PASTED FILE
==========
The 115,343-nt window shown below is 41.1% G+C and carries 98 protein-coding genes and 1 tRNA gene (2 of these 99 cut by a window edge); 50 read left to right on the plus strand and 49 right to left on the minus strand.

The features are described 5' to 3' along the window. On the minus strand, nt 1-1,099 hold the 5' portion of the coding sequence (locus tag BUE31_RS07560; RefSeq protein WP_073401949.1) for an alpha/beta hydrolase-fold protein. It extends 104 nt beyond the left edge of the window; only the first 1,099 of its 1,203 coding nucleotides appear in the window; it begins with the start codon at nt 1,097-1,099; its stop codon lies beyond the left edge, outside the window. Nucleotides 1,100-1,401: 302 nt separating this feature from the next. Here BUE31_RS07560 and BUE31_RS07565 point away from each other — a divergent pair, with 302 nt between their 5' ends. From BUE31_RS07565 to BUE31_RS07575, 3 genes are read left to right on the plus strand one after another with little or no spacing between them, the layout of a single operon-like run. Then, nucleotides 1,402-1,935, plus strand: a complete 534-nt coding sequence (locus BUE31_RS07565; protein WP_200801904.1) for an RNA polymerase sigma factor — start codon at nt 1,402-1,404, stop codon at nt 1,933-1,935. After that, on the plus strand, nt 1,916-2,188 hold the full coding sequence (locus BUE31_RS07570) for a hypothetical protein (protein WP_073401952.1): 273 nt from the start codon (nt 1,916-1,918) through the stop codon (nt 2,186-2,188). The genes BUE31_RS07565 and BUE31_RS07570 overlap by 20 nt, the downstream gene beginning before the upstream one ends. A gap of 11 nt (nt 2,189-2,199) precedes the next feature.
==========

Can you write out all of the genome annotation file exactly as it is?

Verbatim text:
The 115,343-nt window shown below is 41.1% G+C and carries 98 protein-coding genes and 1 tRNA gene (2 of these 99 cut by a window edge); 50 read left to right on the plus strand and 49 right to left on the minus strand.

The features are described 5' to 3' along the window. On the minus strand, nt 1-1,099 hold the 5' portion of the coding sequence (locus tag BUE31_RS07560; RefSeq protein WP_073401949.1) for an alpha/beta hydrolase-fold protein. It extends 104 nt beyond the left edge of the window; only the first 1,099 of its 1,203 coding nucleotides appear in the window; it begins with the start codon at nt 1,097-1,099; its stop codon lies beyond the left edge, outside the window. Nucleotides 1,100-1,401: 302 nt separating this feature from the next. Here BUE31_RS07560 and BUE31_RS07565 point away from each other — a divergent pair, with 302 nt between their 5' ends. From BUE31_RS07565 to BUE31_RS07575, 3 genes are read left to right on the plus strand one after another with little or no spacing between them, the layout of a single operon-like run. Then, nucleotides 1,402-1,935, plus strand: a complete 534-nt coding sequence (locus BUE31_RS07565; protein WP_200801904.1) for an RNA polymerase sigma factor — start codon at nt 1,402-1,404, stop codon at nt 1,933-1,935. After that, on the plus strand, nt 1,916-2,188 hold the full coding sequence (locus BUE31_RS07570) for a hypothetical protein (protein WP_073401952.1): 273 nt from the start codon (nt 1,916-1,918) through the stop codon (nt 2,186-2,188). The genes BUE31_RS07565 and BUE31_RS07570 overlap by 20 nt, the downstream gene beginning before the upstream one ends. A gap of 11 nt (nt 2,189-2,199) precedes the next feature.